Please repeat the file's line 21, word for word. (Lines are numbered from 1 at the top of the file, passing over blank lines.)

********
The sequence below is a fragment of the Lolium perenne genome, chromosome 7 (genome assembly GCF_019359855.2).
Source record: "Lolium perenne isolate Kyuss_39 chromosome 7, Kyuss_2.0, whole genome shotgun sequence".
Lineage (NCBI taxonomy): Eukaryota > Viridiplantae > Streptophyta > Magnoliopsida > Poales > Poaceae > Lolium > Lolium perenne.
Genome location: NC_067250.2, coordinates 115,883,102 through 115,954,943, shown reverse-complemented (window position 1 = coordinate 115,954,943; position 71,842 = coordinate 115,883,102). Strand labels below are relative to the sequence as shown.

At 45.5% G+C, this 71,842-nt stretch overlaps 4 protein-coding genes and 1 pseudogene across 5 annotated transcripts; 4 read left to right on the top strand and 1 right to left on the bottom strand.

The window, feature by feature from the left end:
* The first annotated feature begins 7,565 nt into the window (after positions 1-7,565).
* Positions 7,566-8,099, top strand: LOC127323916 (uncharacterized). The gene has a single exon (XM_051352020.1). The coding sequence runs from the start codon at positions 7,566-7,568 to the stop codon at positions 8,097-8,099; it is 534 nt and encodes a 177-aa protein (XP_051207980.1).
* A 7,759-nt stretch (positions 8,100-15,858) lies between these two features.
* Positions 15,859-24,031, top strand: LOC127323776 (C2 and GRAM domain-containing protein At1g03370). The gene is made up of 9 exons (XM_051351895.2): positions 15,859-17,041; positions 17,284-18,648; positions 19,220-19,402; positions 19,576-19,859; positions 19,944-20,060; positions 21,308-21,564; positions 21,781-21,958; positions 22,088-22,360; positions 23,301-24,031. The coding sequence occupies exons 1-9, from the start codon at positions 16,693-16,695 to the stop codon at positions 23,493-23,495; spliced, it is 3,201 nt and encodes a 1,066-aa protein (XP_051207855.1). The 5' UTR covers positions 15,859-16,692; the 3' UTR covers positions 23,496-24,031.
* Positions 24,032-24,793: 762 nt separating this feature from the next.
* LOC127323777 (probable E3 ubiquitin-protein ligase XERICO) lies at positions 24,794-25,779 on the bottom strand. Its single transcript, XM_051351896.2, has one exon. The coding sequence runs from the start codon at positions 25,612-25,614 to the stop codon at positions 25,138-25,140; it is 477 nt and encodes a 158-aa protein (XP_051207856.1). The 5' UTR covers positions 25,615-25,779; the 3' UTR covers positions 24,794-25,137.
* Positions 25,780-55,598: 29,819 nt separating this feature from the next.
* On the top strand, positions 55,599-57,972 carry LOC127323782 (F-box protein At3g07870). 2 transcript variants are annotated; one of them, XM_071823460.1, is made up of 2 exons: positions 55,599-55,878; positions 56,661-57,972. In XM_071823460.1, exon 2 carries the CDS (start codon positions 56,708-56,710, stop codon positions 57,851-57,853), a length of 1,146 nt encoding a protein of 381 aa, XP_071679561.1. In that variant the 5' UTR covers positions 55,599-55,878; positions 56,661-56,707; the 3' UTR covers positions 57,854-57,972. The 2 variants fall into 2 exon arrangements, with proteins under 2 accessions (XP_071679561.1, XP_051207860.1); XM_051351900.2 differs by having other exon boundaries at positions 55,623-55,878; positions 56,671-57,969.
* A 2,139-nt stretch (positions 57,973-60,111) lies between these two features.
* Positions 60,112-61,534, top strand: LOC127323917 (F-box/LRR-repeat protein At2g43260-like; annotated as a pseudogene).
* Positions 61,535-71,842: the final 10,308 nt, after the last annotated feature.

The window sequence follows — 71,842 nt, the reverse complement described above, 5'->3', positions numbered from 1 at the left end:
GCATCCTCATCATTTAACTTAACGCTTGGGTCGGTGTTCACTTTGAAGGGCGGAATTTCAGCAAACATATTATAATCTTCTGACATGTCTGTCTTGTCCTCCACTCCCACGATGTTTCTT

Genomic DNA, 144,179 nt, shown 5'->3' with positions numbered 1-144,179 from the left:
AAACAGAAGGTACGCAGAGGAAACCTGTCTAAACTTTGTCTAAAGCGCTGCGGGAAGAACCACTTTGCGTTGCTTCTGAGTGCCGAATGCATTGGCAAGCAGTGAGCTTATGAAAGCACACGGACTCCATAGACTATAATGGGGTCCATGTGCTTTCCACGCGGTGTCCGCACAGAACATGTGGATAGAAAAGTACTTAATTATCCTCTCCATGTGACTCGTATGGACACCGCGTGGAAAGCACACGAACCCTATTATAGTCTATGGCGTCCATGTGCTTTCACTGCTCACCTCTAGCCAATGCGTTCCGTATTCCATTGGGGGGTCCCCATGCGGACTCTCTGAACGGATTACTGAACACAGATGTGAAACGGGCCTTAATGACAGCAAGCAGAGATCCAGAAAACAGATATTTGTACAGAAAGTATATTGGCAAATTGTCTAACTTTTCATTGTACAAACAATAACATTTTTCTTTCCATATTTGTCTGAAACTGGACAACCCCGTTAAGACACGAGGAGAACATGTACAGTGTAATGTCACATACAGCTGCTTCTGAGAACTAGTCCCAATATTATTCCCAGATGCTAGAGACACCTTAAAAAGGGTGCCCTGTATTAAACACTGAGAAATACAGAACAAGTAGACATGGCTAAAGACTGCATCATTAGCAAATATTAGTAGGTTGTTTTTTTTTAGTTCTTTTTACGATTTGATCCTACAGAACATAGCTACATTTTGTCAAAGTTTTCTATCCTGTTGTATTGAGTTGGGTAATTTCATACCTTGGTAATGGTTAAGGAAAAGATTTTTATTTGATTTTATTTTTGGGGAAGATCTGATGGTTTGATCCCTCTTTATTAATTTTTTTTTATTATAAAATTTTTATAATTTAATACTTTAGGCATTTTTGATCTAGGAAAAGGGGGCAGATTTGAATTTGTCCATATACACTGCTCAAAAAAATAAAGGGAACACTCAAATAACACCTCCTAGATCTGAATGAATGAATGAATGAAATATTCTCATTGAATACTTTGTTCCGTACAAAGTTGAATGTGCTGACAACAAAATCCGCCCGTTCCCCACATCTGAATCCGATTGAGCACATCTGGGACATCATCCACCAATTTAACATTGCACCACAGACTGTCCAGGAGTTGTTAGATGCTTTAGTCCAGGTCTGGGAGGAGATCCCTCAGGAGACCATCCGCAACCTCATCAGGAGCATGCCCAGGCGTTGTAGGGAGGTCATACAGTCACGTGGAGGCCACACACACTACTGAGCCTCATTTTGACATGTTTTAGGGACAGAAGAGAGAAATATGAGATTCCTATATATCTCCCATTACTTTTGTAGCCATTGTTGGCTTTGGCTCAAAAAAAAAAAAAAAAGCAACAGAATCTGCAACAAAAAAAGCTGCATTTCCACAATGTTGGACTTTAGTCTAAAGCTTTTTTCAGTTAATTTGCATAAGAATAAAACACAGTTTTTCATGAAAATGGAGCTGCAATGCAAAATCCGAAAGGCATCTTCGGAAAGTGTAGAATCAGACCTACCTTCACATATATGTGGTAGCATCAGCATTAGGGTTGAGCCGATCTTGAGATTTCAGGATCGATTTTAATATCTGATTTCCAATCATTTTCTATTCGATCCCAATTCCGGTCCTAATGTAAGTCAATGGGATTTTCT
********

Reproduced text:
AAACAGAAGGTACGCAGAGGAAACCTGTCTAAACTTTGTCTAAAGCGCTGCGGGAAGAACCACTTTGCGTTGCTTCTGAGTGCCGAATGCATTGGCAAGCAGTGAGCTTATGAAAGCACACGGACTCCATAGACTATAATGGGGTCCATGTGCTTTCCACGCGGTGTCCGCACAGAACATGTGGATAGAAAAGTACTTAATTATCCTCTCCATGTGACTCGTATGGACACCGCGTGGAAAGCACACGAACCCTATTATAGTCTATGGCGTCCATGTGCTTTCACTGCTCACCTCTAGCCAATGCGTTCCGTATTCCATTGGGGGGTCCCCATGCGGACTCTCTGAACGGATTACTGAACACAGATGTGAAACGGGCCTTAATGACAGCAAGCAGAGATCCAGAAAACAGATATTTGTACAGAAAGTATATTGGCAAATTGTCTAACTTTTCATTGTACAAACAATAACATTTTTCTTTCCATATTTGTCTGAAACTGGACAACCCCGTTAAGACACGAGGAGAACATGTACAGTGTAATGTCACATACAGCTGCTTCTGAGAACTAGTCCCAATATTATTCCCAGATGCTAGAGACACCTTAAAAAGGGTGCCCTGTATTAAACACTGAGAAATACAGAACAAGTAGACATGGCTAAAGACTGCATCATTAGCAAATATTAGTAGGTTGTTTTTTTTTAGTTCTTTTTACGATTTGATCCTACAGAACATAGCTACATTTTGTCAAAGTTTTCTATCCTGTTGTATTGAGTTGGGTAATTTCATACCTTGGTAATGGTTAAGGAAAAGATTTTTATTTGATTTTATTTTTGGGGAAGATCTGATGGTTTGATCCCTCTTTATTAATTTTTTTTTATTATAAAATTTTTATAATTTAATACTTTAGGCATTTTTGATCTAGGAAAAGGGGGCAGATTTGAATTTGTCCATATACACTGCTCAAAAAAATAAAGGGAACACTCAAATAACACCTCCTAGATCTGAATGAATGAATGAATGAAATATTCTCATTGAATACTTTGTTCCGTACAAAGTTGAATGTGCTGACAACAAAATCCGCCCGTTCCCCACATCTGAATCCGATTGAGCACATCTGGGACATCATCCACCAATTTAACATTGCACCACAGACTGTCCAGGAGTTGTTAGATGCTTTAGTCCAGGTCTGGGAGGAGATCCCTCAGGAGACCATCCGCAACCTCATCAGGAGCATGCCCAGGCGTTGTAGGGAGGTCATACAGTCACGTGGAGGCCACACACACTACTGAGCCTCATTTTGACATGTTTTAGGGACAGAAGAGAGAAATATGAGATTCCTATATATCTCCCATTACTTTTGTAGCCATTGTTGGCTTTGGCTCAAAAAAAAAAAAAAAAGCAACAGAATCTGCAACAAAAAAAGCTGCATTTCCACAATGTTGGACTTTAGTCTAAAGCTTTTTTCAGTTAATTTGCATAAGAATAAAACACAGTTTTTCATGAAAATGGAGCTGCAATGCAAAATCCGAAAGGCATCTTCGGAAAGTGTAGAATCAGACCTACCTTCACATATATGTGGTAGCATCAGCATTAGGGTTGAGCCGATCTTGAGATTTCAGGATCGATTTTAATATCTGATTTCCAATCATTTTCTATTCGATCCCAATTCCGGTCCTAATGTAAGTCAATGGGATTTTCT